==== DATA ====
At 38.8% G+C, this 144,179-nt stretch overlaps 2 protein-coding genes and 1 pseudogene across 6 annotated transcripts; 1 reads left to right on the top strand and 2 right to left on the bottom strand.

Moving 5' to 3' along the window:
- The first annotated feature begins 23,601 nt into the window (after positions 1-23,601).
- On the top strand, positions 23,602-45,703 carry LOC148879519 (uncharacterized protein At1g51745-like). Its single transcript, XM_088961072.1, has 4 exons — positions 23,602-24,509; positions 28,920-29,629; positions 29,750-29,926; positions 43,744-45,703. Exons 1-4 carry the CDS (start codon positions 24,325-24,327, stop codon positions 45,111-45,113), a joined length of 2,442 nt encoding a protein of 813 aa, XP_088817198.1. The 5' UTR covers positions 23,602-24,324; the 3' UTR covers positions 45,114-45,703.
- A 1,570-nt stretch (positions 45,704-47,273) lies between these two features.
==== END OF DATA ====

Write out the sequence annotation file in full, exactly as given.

At 38.8% G+C, this 144,179-nt stretch overlaps 2 protein-coding genes and 1 pseudogene across 6 annotated transcripts; 1 reads left to right on the top strand and 2 right to left on the bottom strand.

Moving 5' to 3' along the window:
- The first annotated feature begins 23,601 nt into the window (after positions 1-23,601).
- On the top strand, positions 23,602-45,703 carry LOC148879519 (uncharacterized protein At1g51745-like). Its single transcript, XM_088961072.1, has 4 exons — positions 23,602-24,509; positions 28,920-29,629; positions 29,750-29,926; positions 43,744-45,703. Exons 1-4 carry the CDS (start codon positions 24,325-24,327, stop codon positions 45,111-45,113), a joined length of 2,442 nt encoding a protein of 813 aa, XP_088817198.1. The 5' UTR covers positions 23,602-24,324; the 3' UTR covers positions 45,114-45,703.
- A 1,570-nt stretch (positions 45,704-47,273) lies between these two features.